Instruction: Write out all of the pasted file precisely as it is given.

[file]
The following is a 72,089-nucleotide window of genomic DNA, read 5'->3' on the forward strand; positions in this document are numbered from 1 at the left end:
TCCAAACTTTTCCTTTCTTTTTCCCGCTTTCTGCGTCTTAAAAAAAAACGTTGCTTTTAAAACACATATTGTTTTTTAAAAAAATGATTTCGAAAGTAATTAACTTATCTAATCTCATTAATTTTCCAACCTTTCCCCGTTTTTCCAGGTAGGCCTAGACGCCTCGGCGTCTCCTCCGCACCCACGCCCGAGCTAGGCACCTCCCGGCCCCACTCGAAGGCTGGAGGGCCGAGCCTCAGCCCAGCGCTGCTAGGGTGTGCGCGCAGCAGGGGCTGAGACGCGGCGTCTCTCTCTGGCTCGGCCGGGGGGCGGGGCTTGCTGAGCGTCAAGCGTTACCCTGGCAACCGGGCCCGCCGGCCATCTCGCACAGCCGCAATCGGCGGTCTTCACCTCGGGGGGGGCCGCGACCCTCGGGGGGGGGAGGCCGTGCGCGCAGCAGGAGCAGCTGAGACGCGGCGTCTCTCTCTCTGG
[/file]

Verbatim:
The following is a 72,089-nucleotide window of genomic DNA, read 5'->3' on the forward strand; positions in this document are numbered from 1 at the left end:
TCCAAACTTTTCCTTTCTTTTTCCCGCTTTCTGCGTCTTAAAAAAAAACGTTGCTTTTAAAACACATATTGTTTTTTAAAAAAATGATTTCGAAAGTAATTAACTTATCTAATCTCATTAATTTTCCAACCTTTCCCCGTTTTTCCAGGTAGGCCTAGACGCCTCGGCGTCTCCTCCGCACCCACGCCCGAGCTAGGCACCTCCCGGCCCCACTCGAAGGCTGGAGGGCCGAGCCTCAGCCCAGCGCTGCTAGGGTGTGCGCGCAGCAGGGGCTGAGACGCGGCGTCTCTCTCTGGCTCGGCCGGGGGGCGGGGCTTGCTGAGCGTCAAGCGTTACCCTGGCAACCGGGCCCGCCGGCCATCTCGCACAGCCGCAATCGGCGGTCTTCACCTCGGGGGGGGCCGCGACCCTCGGGGGGGGGAGGCCGTGCGCGCAGCAGGAGCAGCTGAGACGCGGCGTCTCTCTCTCTGG